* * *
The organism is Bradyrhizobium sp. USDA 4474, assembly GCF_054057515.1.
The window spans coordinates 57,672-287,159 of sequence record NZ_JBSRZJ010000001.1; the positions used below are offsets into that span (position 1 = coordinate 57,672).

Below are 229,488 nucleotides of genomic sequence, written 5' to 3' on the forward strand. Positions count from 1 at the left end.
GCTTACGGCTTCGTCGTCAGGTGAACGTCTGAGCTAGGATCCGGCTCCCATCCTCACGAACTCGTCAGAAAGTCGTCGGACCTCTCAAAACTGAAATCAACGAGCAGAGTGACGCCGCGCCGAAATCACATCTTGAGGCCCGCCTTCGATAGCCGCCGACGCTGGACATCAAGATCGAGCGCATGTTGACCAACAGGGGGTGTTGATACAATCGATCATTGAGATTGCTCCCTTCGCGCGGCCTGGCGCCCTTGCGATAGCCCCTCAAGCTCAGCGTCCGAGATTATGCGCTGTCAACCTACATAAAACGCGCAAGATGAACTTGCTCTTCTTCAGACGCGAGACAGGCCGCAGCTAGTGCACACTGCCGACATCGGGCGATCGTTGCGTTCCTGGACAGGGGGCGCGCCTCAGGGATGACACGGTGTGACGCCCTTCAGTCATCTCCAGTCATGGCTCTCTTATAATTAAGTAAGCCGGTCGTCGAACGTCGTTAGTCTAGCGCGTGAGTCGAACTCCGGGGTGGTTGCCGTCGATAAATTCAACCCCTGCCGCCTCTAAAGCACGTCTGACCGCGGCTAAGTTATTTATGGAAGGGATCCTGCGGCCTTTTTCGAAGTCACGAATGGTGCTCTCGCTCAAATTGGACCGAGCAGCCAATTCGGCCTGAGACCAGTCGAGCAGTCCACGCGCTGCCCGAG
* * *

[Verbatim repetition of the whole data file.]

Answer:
The organism is Bradyrhizobium sp. USDA 4474, assembly GCF_054057515.1.
The window spans coordinates 57,672-287,159 of sequence record NZ_JBSRZJ010000001.1; the positions used below are offsets into that span (position 1 = coordinate 57,672).

Below are 229,488 nucleotides of genomic sequence, written 5' to 3' on the forward strand. Positions count from 1 at the left end.
GCTTACGGCTTCGTCGTCAGGTGAACGTCTGAGCTAGGATCCGGCTCCCATCCTCACGAACTCGTCAGAAAGTCGTCGGACCTCTCAAAACTGAAATCAACGAGCAGAGTGACGCCGCGCCGAAATCACATCTTGAGGCCCGCCTTCGATAGCCGCCGACGCTGGACATCAAGATCGAGCGCATGTTGACCAACAGGGGGTGTTGATACAATCGATCATTGAGATTGCTCCCTTCGCGCGGCCTGGCGCCCTTGCGATAGCCCCTCAAGCTCAGCGTCCGAGATTATGCGCTGTCAACCTACATAAAACGCGCAAGATGAACTTGCTCTTCTTCAGACGCGAGACAGGCCGCAGCTAGTGCACACTGCCGACATCGGGCGATCGTTGCGTTCCTGGACAGGGGGCGCGCCTCAGGGATGACACGGTGTGACGCCCTTCAGTCATCTCCAGTCATGGCTCTCTTATAATTAAGTAAGCCGGTCGTCGAACGTCGTTAGTCTAGCGCGTGAGTCGAACTCCGGGGTGGTTGCCGTCGATAAATTCAACCCCTGCCGCCTCTAAAGCACGTCTGACCGCGGCTAAGTTATTTATGGAAGGGATCCTGCGGCCTTTTTCGAAGTCACGAATGGTGCTCTCGCTCAAATTGGACCGAGCAGCCAATTCGGCCTGAGACCAGTCGAGCAGTCCACGCGCTGCCCGAG